Well, King John renounced the Great Charter once the barons had left London.  And Pope Innocent III annulled it.  Because of that divine rights of kings thing.  Kings could do whatever they wanted because God gave them that right.  While the Church made sure he didn’t abuse this power.  Anyway, long story short, the king refused to honor his agreement.  Which resulted in the First Barons’ War.  It lasted a couple of years.  The barons invited Prince Louis, son and heir apparent of the French king, to join them in their fight against King John.  Something any French Royal would be glad to do.  Then King John died and the barons became worried about Prince Louis.  Some fighting and sieges later, Louis got some money and went back to France.  King John’s son Henry was then crowned King Henry III.  He was 9 years old.  Until he came of age his royal keepers ruled in his stead.  And brought back Magna Carta.  With some changes.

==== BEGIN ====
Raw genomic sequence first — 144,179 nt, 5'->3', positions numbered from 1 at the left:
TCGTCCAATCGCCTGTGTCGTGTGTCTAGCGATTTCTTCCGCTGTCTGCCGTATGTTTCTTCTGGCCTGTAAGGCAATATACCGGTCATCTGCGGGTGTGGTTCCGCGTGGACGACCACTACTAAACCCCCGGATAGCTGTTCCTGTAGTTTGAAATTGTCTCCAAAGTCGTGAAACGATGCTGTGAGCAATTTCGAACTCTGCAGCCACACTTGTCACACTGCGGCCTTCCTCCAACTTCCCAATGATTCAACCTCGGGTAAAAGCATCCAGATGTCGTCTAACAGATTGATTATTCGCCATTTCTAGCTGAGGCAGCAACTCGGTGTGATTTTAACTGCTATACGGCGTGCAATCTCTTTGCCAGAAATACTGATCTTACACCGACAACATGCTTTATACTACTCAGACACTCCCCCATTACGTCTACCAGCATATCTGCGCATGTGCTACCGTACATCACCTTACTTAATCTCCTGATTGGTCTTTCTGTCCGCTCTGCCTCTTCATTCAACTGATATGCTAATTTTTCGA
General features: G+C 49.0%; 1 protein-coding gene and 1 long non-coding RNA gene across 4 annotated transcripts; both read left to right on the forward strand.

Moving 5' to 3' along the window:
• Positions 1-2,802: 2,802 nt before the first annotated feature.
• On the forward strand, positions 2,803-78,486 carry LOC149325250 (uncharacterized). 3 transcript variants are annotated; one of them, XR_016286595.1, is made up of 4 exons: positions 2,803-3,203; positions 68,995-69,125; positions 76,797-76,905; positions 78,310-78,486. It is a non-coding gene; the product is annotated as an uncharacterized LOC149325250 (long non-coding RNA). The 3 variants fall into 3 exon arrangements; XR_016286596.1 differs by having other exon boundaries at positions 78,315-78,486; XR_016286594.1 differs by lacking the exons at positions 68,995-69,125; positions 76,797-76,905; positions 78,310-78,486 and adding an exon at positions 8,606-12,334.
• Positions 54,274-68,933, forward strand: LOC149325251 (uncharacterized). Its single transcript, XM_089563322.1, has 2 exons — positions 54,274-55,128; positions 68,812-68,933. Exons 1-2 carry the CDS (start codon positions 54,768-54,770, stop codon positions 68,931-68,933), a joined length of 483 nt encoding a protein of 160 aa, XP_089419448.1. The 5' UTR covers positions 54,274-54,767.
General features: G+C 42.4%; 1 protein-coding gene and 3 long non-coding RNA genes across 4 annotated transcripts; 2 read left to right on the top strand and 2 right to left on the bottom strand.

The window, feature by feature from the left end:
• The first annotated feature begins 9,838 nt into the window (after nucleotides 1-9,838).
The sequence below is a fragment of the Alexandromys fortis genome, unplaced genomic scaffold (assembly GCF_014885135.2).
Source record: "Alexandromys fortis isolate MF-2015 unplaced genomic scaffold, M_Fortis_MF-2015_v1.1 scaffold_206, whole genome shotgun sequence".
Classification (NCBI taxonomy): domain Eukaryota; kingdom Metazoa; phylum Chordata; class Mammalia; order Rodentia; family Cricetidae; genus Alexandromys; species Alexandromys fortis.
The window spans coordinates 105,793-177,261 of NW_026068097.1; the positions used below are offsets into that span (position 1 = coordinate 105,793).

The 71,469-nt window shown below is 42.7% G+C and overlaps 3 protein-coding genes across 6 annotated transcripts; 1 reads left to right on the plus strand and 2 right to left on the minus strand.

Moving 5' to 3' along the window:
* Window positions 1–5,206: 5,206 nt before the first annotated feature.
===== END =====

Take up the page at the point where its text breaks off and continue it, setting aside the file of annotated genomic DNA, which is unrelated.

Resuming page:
The House of Lords and the House of Commons formed the Houses of Parliament

Well, all’s well that ends well, yes?  No.  For when the new king came of age he wanted to restore absolute monarchy.  Like they had (and he admired) in France.  He married a French woman.  And brought a lot of his French relatives into high positions in his realm.  Highly religious, he supported the papal invasion of Sicily.  Which was a disaster.  Well, you can guess where this led to.  More fighting with the barons over Magna Carta.  To remind him there were limits on his powers.  Which the barons hammered home in the Provisions of Oxford.